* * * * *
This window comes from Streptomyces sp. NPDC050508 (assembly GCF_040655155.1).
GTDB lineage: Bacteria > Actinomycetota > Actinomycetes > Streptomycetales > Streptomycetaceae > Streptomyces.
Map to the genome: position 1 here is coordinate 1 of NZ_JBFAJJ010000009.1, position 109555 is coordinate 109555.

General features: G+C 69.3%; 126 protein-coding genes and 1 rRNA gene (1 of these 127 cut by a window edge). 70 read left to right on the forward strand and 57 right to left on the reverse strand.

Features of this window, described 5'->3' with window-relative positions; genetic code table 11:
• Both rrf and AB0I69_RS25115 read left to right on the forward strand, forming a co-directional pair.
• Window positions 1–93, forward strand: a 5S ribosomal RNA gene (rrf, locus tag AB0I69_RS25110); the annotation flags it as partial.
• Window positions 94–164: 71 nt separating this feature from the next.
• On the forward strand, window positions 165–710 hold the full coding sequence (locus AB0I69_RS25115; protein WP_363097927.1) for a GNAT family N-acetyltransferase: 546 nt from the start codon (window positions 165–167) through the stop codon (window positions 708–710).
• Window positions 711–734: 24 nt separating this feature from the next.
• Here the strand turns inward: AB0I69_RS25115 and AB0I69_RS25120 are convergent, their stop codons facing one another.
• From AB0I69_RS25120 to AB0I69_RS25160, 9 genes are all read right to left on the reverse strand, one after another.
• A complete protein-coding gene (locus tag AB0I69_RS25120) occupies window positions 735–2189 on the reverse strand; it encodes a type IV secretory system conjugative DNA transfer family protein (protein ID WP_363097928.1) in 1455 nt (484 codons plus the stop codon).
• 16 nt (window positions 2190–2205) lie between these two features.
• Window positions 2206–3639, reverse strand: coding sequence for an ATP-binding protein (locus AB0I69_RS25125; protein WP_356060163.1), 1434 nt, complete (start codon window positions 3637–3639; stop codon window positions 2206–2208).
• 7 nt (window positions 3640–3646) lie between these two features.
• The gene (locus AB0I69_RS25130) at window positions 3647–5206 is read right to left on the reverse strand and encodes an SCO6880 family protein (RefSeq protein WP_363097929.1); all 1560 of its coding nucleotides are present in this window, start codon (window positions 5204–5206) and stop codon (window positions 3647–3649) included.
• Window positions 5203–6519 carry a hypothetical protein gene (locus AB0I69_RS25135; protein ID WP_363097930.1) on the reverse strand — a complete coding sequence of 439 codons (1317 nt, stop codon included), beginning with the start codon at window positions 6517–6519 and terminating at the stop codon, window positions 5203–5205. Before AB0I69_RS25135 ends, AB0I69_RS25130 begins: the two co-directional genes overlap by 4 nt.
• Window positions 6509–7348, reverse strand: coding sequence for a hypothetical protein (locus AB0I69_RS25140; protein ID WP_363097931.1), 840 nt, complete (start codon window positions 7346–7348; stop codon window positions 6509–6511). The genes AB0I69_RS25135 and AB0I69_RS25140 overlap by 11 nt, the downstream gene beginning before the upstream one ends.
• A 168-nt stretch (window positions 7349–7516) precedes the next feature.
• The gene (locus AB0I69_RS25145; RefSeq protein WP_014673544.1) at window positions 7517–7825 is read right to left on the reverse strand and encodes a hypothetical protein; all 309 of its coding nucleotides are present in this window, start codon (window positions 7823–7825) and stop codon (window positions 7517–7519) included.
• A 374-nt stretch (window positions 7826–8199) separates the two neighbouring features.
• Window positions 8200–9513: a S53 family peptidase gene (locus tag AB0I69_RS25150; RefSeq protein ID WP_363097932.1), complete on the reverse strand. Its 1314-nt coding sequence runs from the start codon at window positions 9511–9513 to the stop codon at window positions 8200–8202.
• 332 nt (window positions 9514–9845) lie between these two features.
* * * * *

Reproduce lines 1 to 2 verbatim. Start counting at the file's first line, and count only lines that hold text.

This window comes from Streptomyces sp. NPDC050508 (assembly GCF_040655155.1).
GTDB lineage: Bacteria > Actinomycetota > Actinomycetes > Streptomycetales > Streptomycetaceae > Streptomyces.